Surgery for Thyroid Eye Disease

Reviewed by: HU Medical Review Board | Last reviewed: September 2023

Thyroid eye disease (TED) is a chronic (long-term) disease that can lead to progressive damage to the tissues in and around the eyes. This means that damage gets worse over time. TED progresses in phases, with an inflammatory active phase and an inactive phase.1,2

Surgery is sometimes used to correct the damage that TED can cause, such as scarring to the muscles and tissues around the eye. Surgery is rarely performed in the active phase because inflammation and damage may still occur.3

Once TED reaches the inactive phase, a TED specialist will decide if surgery is needed. Multiple surgeries are usually needed to correct the damage caused by TED.3

Phases of TED

There are 2 phases of TED: an active (acute) phase and inactive (chronic) phase. The treatment goal for the active phase is to reduce inflammation. Goals of the inactive phase are to return function and repair cosmetic damage done in the active phase.2

Active phase

The active phase results in inflammation and occurs when the body mistakes healthy tissue for harmful invaders. As a result, the body’s own immune system attacks the tissue in and around the eye. This causes symptoms of TED, including:1,2

  • Swollen, puffy, red eyes and eyelids
  • Dry, gritty eyes
  • Bulging eyes that look like you are staring
  • Eyelids pulling back (retraction and lateral flare)
  • Double vision (diplopia, dip-low-pee-uh)
  • Misaligned eyes that do not line up and point in different directions (strabismus, struh-biz-mis)
  • Sensitivity to light
  • Eye pressure or pain

Inactive phase

In the inactive or chronic stage, disease progression stops. However, symptoms often remain. Those in the inactive phase of TED may have scar tissue or problems with vision in this phase depending on the severity and length of time of the active phase.2

If left untreated, scar tissue from the active phase can continue to damage the eyes.3

Who needs TED surgery?

A TED specialist will decide if surgery is needed for those with thyroid eye disease. This specialized eye surgeon considers many factors when planning surgery, including:4

  • Goals
  • Type of surgery
  • Each person’s severity of symptoms

In general, those who may benefit from surgery include those who want improved appearance and function of their eyes and face.4

Thyroid eye disease surgeries

TED surgeries are usually done in a specific order:3

  • Orbital decompression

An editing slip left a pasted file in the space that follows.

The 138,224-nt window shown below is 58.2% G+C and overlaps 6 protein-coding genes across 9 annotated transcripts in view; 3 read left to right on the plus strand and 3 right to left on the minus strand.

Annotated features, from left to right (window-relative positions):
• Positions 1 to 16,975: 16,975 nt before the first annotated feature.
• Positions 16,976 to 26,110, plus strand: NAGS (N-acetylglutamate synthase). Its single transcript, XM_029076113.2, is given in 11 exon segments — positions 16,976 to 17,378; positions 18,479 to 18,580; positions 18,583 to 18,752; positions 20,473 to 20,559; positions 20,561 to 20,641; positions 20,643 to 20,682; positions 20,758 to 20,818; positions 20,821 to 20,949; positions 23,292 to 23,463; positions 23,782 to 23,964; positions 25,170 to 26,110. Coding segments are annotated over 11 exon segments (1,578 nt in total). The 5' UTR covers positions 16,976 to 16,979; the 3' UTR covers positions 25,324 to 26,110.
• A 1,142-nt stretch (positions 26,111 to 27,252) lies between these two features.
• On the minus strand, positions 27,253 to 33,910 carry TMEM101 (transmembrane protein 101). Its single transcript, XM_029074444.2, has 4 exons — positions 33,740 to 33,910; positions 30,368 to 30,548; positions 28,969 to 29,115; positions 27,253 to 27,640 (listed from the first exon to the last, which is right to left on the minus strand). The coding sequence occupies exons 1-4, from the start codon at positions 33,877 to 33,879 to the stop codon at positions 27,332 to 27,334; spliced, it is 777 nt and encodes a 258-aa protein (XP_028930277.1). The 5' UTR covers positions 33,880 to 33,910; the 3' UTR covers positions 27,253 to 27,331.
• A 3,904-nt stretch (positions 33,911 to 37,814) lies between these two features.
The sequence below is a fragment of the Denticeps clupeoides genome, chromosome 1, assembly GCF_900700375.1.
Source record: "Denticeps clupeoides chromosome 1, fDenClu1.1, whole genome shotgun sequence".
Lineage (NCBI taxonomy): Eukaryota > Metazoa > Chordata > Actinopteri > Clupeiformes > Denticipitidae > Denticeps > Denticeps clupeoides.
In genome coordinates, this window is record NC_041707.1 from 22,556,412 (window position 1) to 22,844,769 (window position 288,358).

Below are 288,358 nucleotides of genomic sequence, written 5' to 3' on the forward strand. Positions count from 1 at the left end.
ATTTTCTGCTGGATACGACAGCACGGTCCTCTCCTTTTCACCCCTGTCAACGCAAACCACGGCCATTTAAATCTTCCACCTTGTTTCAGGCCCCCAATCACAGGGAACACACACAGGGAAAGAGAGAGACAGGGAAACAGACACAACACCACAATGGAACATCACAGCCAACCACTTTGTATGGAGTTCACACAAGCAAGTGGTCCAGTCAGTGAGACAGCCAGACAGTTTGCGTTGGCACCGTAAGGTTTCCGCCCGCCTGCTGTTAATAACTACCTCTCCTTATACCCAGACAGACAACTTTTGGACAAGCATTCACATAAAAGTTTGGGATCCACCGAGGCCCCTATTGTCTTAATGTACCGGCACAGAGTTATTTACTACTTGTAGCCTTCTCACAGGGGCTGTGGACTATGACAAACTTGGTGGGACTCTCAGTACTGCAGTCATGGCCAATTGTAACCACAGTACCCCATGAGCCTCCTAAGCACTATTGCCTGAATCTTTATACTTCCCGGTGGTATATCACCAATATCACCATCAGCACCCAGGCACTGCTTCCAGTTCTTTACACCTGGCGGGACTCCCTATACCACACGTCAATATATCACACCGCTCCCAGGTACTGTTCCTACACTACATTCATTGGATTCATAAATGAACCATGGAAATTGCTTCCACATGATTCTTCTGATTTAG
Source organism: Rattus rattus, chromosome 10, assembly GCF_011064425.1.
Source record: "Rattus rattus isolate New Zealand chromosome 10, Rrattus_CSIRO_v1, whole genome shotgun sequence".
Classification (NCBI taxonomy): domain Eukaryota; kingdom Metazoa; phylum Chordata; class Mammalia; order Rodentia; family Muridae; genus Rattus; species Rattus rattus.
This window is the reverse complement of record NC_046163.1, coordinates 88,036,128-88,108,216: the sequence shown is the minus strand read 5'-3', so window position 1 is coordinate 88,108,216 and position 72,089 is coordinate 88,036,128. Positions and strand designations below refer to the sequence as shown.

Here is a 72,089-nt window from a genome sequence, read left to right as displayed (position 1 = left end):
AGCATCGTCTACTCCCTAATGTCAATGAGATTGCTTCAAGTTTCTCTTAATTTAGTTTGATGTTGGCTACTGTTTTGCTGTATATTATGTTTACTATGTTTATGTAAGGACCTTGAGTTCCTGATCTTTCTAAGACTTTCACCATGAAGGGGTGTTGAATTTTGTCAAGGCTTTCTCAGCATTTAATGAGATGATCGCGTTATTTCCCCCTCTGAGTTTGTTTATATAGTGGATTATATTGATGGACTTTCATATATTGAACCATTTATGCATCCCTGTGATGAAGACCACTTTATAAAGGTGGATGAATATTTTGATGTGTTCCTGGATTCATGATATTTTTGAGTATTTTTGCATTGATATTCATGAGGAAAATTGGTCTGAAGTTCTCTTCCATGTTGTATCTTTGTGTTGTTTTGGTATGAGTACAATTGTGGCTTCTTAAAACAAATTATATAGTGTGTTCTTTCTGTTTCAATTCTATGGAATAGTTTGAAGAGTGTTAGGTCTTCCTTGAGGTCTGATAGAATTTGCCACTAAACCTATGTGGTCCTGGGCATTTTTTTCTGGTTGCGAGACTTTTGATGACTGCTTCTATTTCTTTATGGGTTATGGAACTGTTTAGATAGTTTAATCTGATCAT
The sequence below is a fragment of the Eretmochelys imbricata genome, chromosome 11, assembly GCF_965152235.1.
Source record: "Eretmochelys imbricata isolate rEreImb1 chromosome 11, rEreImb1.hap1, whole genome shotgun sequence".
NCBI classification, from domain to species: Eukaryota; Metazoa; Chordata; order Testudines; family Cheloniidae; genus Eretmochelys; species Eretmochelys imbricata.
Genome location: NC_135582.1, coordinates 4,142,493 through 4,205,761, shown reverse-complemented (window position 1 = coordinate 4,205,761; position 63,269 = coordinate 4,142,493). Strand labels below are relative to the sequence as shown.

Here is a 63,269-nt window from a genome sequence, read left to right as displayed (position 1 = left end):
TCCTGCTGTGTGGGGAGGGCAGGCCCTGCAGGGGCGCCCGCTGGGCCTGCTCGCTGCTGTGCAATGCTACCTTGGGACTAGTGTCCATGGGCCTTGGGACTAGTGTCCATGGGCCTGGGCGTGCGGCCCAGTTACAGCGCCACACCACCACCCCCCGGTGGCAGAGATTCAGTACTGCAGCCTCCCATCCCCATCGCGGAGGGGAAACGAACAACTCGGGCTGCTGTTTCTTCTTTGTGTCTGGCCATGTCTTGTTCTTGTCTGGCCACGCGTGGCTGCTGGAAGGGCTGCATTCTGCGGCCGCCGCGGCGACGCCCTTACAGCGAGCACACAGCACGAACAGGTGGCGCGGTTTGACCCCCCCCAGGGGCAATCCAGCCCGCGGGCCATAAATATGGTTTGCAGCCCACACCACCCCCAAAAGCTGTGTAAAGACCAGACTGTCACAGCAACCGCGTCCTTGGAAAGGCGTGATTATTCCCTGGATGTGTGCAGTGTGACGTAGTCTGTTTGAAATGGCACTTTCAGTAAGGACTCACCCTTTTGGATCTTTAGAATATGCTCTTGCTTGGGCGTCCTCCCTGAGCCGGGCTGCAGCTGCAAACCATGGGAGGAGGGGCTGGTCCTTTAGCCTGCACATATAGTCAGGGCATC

• Double vision surgery
  • Eyelid repair

Orbital decompression

This minimally invasive procedure is used to relieve proptosis (prop-toe-sis), or bulging eyes. In this procedure, the surgeon removes some of the fat and bones in the eye socket that have been damaged by TED. The surgeon then reconstructs and repositions the eye to a normal position.4

Double vision (strabismus) surgery

TED can cause misalignment of the eyes and lead to double vision. Misalignment of the eyes is known as strabismus. This occurs because of damage to the muscles that attach to the eyes. Surgery may be needed to repair these muscles to realign the eyes. This moves the muscles around your eye so they point in the same direction again and allows for normal vision.3,5

This procedure is performed by a TED specialist eye surgeon and involves detaching, tightening, and reattaching the eye muscles.3,5

Eyelid repair (eyelid retraction) surgery

TED can lead to eyelid retraction, or pulling back on the skin of the eyelid. When this happens, it is difficult or impossible to blink or close your eyes. This is caused by both swelling and tightening of the muscles and tissues around the eye. Eyelid repair surgery may be needed to release the tight tissues and muscles around the eyelid. Eyelid repair surgery allows your eyelids to return to their natural shape and position.1,6

Surgical repair for TED is common and typically happens after the active phase. It may be hard to know if you are moving from the active phase to the inactive phase. To help track the severity of your symptoms, take selfie photos in natural light often. Tracking your symptoms in a journal can also help to show your TED specialist changes in symptoms over time.

As always, talk to your TED specialist and get care for TED as soon as possible. Outcomes of TED are better for those who get treatment early and complications like vision loss occur less often.3

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